Dreaming of Dixie: How the South Was Created in American Popular Culture

Dreaming of Dixie: How the South Was Created in American Popular Culture

Dreaming of Dixie: How the South Was Created in American Popular Culture

Dreaming of Dixie: How the South Was Created in American Popular Culture


From the late nineteenth century through World War II, popular culture portrayed the American South as a region ensconced in its antebellum past, draped in moonlight and magnolias, and represented by such southern icons as the mammy, the belle, the chivalrous planter, white-columned mansions, and even bolls of cotton.
In Dreaming of Dixie, Karen Cox shows that the chief purveyors of this constructed nostalgia for the Old South were outsiders of the region, especially advertising agencies, musicians, publishers, radio personalities, writers, and filmmakers playing to consumers' anxiety about modernity by marketing the South as a region still dedicated to America's pastoral traditions. Cox examines how southerners themselves embraced the imaginary romance of the region's past, particularly in the tourist trade as southern states and cities sought to capitalize on popular perceptions by showcasing their Old South heritage. Only when television emerged as the most influential medium of popular culture did views of the South begin to change, as news coverage of the civil rights movement brought images of violence, protest, and conflict in the South into people's living rooms. Until then, Cox argues, most Americans remained content with their romantic vision of Dixie.


Cultural anthropologist Ruth Landes wrote an essay in 1945 entitled “A Northerner Views the South,” which was at once a critique of the region and an honest assessment of how Dixie was perceived by nonsoutherners. “Of all the United States,” she wrote, “the South is most trapped by poverty and disease, illiteracy, political corruption, and deep want of ambition.” the Columbia-educated Landes, who was one of Gunnar Myrdal’s research assistants for An American Dilemma: the Negro Problem and Modern Democracy, condemned white southerners for their false sense of loyalty to “their negroes” and yet was clearly frustrated with how (her criticisms aside) northerners seemed to have an “ineradicable feeling of appreciation for the South.” Much of that feeling was not based on reality but on the way the region was presented in popular culture. Films, best-selling books, advertising, radio, and even popular music offered the American public what Landes described as “beguiling picturizations of the antebellum South as some country [where] men were chivalrous and ladies glamorous, and their former slaves were attached to them by silken bonds.” the region, she noted, was “gilded in sentimentality” to such an extent that northerners did not really know the American South at all.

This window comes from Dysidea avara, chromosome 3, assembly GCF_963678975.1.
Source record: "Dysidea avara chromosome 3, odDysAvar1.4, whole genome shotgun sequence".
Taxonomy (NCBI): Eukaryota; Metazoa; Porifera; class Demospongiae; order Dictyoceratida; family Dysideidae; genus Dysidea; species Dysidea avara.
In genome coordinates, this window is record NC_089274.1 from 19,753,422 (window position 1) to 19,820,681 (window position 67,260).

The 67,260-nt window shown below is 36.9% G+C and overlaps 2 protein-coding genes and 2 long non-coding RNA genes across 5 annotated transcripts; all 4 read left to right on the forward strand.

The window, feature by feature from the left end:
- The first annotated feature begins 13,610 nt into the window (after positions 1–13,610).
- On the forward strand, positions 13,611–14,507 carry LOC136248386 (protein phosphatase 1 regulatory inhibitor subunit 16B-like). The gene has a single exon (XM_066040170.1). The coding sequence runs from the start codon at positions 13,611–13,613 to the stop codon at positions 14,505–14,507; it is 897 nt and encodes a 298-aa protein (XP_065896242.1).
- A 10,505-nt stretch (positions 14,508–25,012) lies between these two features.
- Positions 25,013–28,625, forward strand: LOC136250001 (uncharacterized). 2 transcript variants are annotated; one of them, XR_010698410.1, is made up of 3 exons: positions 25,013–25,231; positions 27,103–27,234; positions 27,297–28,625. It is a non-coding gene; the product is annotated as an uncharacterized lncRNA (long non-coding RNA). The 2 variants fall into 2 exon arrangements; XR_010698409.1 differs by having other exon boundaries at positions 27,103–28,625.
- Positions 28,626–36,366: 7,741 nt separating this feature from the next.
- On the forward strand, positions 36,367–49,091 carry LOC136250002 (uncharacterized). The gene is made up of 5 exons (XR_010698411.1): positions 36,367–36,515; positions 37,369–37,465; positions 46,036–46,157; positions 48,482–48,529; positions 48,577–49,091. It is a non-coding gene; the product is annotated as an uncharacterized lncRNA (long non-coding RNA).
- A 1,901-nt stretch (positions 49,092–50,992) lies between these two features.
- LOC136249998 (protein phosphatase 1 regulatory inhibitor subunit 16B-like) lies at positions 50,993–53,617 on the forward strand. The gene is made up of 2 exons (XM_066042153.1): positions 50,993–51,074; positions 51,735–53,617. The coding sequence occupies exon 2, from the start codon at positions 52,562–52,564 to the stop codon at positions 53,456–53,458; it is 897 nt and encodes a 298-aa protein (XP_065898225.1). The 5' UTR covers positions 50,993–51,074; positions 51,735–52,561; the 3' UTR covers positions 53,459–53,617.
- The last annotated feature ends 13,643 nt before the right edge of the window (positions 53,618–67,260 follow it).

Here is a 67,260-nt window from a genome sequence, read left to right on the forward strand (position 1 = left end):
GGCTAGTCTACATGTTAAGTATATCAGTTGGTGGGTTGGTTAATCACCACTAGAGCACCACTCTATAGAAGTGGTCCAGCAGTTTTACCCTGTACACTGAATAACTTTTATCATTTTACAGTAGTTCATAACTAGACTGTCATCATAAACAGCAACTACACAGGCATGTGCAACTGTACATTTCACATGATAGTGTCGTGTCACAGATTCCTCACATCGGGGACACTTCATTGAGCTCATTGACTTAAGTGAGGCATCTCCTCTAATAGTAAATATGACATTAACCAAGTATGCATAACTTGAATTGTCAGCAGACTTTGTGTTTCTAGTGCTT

Although Landes’s focus was on northern perceptions of Dixie, the truth was that most Americans during the first half of the twentieth century saw the South and southerners through this same magnolia-shaped lens. White southerners, to be sure, believed in the regional myths they associated with the Lost Cause; this belief permeated their culture. Not so in the North, in the Midwest, or even on the West Coast. So how did nonsoutherners come to accept and subscribe to these same myths? the answers lay in historical developments of the late nineteenth century, which included a post-Civil War culture of reconciliation between the North and the South, rapid industrialization and urbanization, anxiety about modernity, the rise of mass consumerism, and the emergence of mass culture.

The Culture of Reconciliation

Sectional reconciliation following the Civil War was by no means limited to reunions of veterans, nor was it simply a matter of politics. the . . .

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